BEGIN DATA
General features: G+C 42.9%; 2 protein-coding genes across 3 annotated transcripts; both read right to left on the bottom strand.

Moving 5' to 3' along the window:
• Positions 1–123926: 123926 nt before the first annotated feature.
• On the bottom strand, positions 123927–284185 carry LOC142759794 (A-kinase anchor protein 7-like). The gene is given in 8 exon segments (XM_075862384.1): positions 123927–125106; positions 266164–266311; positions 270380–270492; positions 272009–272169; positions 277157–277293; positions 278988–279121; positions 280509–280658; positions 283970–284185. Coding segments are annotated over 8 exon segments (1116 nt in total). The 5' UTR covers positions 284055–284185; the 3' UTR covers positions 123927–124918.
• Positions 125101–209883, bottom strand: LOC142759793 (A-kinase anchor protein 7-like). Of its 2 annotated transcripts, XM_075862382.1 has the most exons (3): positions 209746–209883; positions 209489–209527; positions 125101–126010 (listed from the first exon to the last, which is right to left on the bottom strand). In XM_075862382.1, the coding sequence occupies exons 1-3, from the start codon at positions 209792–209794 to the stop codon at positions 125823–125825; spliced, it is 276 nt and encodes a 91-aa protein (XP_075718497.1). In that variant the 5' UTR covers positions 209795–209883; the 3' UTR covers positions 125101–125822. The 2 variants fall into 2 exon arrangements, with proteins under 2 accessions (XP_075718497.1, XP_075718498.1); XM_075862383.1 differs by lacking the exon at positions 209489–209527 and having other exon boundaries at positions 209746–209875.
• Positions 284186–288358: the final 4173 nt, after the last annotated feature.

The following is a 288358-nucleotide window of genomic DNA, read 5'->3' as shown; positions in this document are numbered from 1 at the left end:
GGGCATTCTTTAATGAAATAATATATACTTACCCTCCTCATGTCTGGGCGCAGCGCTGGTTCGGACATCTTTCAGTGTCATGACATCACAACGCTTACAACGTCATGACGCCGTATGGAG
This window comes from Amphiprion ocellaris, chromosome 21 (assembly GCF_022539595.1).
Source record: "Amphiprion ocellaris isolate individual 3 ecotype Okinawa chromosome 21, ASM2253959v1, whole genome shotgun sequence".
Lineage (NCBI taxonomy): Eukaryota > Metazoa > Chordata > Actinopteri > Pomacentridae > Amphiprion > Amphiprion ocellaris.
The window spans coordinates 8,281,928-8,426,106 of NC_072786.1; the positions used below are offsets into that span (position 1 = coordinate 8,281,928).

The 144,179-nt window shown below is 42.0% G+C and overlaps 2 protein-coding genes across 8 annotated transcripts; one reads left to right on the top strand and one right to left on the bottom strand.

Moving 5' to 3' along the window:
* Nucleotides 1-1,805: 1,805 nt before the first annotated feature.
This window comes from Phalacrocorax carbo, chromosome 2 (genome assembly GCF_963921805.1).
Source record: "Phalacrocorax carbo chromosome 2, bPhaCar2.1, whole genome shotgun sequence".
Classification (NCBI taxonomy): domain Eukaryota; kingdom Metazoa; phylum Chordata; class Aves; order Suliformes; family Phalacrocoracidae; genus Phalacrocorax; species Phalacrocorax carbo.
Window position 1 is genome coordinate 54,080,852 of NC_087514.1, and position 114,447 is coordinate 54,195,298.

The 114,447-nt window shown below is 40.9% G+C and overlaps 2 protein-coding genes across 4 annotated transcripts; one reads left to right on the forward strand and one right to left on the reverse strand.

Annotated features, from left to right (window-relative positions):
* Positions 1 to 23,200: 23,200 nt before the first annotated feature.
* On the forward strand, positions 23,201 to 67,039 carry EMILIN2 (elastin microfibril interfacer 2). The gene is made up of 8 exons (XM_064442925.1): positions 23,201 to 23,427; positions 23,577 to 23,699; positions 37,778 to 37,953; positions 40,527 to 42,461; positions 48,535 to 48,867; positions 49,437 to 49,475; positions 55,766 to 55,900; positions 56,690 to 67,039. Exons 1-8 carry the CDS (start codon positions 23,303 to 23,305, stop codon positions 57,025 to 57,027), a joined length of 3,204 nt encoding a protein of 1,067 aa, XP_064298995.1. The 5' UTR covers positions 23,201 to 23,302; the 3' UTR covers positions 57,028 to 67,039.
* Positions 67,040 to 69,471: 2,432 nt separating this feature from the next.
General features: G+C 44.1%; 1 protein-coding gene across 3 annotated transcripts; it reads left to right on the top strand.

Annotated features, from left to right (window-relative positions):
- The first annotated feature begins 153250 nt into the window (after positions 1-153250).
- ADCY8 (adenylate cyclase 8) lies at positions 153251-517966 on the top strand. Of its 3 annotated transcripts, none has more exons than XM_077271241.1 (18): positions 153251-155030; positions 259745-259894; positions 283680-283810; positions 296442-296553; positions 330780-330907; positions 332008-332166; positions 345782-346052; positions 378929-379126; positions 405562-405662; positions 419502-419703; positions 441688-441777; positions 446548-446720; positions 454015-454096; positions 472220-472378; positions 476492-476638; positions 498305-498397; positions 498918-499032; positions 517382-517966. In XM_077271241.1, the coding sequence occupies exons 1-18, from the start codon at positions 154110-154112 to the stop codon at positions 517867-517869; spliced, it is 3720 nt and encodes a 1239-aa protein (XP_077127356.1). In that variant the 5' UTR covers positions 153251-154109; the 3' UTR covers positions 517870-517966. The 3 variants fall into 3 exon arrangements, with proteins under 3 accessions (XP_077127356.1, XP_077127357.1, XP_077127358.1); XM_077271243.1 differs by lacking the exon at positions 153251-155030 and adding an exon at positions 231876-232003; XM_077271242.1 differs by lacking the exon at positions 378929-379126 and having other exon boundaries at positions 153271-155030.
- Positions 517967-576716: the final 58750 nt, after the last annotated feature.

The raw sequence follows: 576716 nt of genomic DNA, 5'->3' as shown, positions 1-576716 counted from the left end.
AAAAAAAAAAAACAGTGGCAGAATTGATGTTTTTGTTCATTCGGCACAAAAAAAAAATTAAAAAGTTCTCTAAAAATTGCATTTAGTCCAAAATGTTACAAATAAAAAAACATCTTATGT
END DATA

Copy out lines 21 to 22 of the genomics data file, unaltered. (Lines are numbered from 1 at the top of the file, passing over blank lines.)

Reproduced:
Annotated features, from left to right (window-relative positions):
* Positions 1 to 23,200: 23,200 nt before the first annotated feature.